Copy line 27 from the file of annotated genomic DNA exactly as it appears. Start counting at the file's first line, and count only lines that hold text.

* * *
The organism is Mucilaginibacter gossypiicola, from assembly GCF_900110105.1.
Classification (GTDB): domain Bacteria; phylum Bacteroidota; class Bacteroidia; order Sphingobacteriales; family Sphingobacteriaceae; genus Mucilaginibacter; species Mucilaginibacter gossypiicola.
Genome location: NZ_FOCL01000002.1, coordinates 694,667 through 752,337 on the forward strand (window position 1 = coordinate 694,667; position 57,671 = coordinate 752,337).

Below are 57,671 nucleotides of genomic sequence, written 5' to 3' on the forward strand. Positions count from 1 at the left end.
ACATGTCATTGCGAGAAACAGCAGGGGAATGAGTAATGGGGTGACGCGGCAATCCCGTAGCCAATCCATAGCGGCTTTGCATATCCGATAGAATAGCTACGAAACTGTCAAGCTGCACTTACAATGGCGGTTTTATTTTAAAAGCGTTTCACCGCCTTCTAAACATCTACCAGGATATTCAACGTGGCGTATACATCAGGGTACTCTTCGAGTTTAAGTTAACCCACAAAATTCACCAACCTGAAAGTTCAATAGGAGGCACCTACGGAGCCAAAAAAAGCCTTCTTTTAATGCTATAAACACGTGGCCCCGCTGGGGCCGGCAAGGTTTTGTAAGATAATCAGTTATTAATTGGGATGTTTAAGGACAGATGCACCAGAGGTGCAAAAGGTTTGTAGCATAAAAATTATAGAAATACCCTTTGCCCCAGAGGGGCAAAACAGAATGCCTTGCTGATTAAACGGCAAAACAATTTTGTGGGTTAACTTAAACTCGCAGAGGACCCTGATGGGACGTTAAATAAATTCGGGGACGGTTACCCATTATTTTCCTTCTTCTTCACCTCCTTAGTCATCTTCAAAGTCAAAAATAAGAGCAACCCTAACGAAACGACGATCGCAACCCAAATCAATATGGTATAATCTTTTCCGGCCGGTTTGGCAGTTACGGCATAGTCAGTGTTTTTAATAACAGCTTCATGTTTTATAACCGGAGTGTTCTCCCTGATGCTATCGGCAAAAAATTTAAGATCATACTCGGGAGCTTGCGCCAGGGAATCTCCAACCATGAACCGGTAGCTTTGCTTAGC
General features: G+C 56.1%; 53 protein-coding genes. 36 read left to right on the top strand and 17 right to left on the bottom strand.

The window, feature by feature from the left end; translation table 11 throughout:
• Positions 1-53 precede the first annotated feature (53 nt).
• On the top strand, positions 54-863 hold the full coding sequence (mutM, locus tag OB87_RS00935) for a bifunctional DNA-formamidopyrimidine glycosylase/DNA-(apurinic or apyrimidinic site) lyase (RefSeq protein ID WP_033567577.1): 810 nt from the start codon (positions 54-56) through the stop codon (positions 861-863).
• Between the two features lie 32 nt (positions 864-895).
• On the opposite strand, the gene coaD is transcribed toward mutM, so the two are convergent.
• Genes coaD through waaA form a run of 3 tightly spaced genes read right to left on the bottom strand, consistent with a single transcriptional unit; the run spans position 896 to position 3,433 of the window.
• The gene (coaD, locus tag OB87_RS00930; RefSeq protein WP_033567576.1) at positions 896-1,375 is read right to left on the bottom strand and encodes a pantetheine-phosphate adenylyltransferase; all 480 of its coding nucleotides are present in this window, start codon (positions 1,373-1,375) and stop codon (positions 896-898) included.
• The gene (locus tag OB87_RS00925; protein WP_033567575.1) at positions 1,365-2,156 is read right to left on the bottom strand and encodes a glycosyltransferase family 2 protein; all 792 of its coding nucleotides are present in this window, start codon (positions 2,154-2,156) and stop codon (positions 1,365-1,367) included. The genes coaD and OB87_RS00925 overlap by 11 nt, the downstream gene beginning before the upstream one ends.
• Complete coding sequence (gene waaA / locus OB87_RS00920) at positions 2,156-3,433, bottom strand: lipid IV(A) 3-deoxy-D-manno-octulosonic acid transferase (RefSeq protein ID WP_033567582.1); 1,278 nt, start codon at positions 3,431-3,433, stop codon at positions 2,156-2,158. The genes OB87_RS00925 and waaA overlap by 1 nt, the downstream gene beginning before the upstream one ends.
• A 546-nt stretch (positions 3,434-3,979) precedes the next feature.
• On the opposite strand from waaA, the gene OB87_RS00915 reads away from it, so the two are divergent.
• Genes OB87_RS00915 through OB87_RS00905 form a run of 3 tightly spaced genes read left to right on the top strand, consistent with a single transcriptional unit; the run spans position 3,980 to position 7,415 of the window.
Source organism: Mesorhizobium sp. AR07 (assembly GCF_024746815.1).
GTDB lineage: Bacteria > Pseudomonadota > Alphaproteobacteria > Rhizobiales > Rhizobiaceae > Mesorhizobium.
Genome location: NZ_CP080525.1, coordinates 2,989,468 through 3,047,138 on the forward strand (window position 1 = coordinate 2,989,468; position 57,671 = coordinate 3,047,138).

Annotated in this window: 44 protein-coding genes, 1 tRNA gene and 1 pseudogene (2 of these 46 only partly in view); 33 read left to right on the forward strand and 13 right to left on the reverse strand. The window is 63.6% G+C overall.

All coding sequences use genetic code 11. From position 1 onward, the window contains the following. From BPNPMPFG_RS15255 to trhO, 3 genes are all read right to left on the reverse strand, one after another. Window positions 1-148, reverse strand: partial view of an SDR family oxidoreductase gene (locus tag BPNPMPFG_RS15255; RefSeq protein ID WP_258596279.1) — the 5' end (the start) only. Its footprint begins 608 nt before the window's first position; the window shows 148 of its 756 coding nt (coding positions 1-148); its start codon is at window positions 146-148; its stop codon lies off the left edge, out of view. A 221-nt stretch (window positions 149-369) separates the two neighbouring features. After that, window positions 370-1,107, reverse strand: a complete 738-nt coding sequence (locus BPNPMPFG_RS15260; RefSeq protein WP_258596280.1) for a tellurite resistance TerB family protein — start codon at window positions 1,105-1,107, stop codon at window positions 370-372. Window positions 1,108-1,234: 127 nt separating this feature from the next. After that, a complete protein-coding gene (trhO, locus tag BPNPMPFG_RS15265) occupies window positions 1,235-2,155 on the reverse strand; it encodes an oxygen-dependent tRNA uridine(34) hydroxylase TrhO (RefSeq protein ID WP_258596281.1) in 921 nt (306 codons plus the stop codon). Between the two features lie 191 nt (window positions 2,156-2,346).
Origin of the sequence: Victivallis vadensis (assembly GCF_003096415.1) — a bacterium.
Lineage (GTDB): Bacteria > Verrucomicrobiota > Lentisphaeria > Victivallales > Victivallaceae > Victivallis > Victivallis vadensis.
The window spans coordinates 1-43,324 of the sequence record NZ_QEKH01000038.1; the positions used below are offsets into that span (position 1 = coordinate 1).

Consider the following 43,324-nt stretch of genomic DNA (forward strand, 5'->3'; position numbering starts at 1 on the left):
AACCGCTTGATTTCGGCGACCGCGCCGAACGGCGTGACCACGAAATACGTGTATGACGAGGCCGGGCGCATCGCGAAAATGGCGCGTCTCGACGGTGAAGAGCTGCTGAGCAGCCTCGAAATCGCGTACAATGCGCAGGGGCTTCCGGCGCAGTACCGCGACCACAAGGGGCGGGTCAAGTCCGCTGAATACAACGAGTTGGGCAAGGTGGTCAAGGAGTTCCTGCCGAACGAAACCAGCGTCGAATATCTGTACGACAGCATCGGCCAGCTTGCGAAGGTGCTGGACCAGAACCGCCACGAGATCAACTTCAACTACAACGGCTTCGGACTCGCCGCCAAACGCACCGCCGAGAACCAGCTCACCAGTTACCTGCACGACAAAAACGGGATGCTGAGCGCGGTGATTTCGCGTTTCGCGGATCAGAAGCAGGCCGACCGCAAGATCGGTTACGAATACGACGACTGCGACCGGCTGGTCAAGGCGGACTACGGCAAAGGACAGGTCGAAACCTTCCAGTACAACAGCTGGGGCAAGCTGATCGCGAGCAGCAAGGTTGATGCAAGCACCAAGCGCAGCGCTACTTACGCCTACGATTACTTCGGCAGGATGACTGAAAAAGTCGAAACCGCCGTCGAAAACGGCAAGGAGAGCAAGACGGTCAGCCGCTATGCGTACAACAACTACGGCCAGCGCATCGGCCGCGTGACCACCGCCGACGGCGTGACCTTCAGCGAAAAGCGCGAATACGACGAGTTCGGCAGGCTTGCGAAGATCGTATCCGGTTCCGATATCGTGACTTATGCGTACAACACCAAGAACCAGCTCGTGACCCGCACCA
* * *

Consider the following 43,324-nt stretch of genomic DNA (forward strand, 5'->3'; position numbering starts at 1 on the left):